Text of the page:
Looking for advice on improving a very simple but critical backup situation.

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I have family members that run a non-technical business.
They depend on one Windows PC.
Many moons ago they acquired an Acer WHS 2003 box that they are backing up to (client and server are not in the same building).

I think there are four problems:
1) The WHS box is at least five years old.
2) I just realized that I don't know if they ever tested their solution, and I've read on several occasions that WHS 2003 restore can be unsuccessful. So in short: I don't trust this set-up.
3) The data is not stored in a format that I personally know how to restore manually.
4) I'm moving away. In the past I have manually restored data from drives for them but that will become more difficult.

I am thinking of the following solution because I am personally somewhat familiar with it:
1) Set up an HP N40L (or something more recent) as server
2) Set up BackupPC on the server
3) Use rsync to back up the client
4) Avoid any type of share from the server side, to avoid cryptolocker problems
5) Set up a mail alert that a backup has run, to mail me. That way I can keep track of whether backups are still being run.

In the long term I will want to replicate their data to my own device in a different part of the country. It would be quite bad if both client and server got stolen.

Thanks for reading. How does this sound so far?
 

_Gea

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For critical data, you must consider

1. Disk failures
2. Human errors (accidently deleted a file last hour or some time ago)
3. Sabotage or viruses (intentionally modified data, some time ago)
4. Disaster (fire, server stolen)

For
1. do a raid-1 on your primary system
2. for current data, a single backup helps, for older data you need many backups
or snaps as previous versions
3. for this you need revision safe storage that cannot be modified later (i.e. read-only storage)
or read-only snaps
4. for this you need a second system on a different physical location.

What I would do:
- buy two backupsystems, cheapest HP Microserver with a solid Raid-setup (2way mirror or better 3 way mirror)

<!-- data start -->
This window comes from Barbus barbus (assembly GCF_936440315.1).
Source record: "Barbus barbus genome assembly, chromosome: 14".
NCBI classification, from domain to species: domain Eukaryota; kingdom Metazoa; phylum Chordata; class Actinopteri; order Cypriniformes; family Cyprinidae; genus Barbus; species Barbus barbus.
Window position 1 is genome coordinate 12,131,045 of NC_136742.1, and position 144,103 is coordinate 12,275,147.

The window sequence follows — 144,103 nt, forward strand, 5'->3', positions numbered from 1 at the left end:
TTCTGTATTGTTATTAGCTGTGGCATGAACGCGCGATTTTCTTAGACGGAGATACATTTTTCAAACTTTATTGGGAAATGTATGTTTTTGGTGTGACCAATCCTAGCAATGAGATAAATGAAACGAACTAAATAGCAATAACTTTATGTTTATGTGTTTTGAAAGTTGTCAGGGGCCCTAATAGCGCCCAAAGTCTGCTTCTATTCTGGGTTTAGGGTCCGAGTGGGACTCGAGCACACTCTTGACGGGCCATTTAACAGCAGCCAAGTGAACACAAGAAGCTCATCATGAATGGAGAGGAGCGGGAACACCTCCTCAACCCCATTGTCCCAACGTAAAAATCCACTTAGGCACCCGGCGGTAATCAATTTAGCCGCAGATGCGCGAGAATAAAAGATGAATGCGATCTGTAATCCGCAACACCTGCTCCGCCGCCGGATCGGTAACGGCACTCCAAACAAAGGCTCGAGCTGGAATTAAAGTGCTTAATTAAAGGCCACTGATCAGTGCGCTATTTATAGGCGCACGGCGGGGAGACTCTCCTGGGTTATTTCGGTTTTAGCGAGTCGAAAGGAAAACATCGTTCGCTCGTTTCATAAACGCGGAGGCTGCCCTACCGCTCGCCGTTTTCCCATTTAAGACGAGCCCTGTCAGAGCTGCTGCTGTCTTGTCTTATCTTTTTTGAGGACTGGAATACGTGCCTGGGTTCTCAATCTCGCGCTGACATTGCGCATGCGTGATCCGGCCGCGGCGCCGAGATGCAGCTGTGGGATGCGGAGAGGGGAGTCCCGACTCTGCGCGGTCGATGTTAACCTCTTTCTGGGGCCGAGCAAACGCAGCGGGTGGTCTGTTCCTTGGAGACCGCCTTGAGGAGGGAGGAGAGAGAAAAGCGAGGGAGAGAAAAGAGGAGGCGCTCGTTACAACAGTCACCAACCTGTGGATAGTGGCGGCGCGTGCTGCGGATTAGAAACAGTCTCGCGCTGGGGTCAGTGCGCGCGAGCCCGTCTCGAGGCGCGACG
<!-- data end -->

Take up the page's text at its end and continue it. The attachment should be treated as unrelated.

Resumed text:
- Sync your data on a hourly/ daily base from your local pc's to a SMB share on these machines
you can use the free and in Windows included tool robocopy (run as planned task) to sync data
Advantage of robocopy over rsync: They are quite similar but only robocopy takes care of Windows permissions/ACL

- do snaps on your backupsystem (these are frozen and read-only states of your data) on a hourly/ daily/ weekly/ monthly base. You can go back to these snapshots via Windows previous version.

Sync these data to the second backup system. You may use a different snap-timing there.
You can either sync your data from your PC to these machines or from backup1 -> backup2

Do regular checksum tests to prove data vailidity on these backup systems as planned task.
Setup email alerts.


Software:
use a free ZFS web-based appliance like FreeNAS (based on BSD) or my napp-it (based on Solaris).
You can setup/restore them within minutes and manage them from a PC via Browser.
 
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Thank you for your reply, very helpful!
What I've read so far about napp-it sounds very good, so I will try that out first.
I have decided to use the N54L with 8GB ECC Kingston ValueRAM KVR16E11/8I. The RAM is listed on http://n40l.wikia.com/wiki/Memory as being compatible with Gen7.
I'll install the OS on the bundled 250GB drive.
I'm not sure about the number of drives in the mirror yet because of the budget.

- do snaps on your backupsystem (these are frozen and read-only states of your data) on a hourly/ daily/ weekly/ monthly base. You can go back to these snapshots via Windows previous version.
This would be a very useful feature!
 

Quartz-1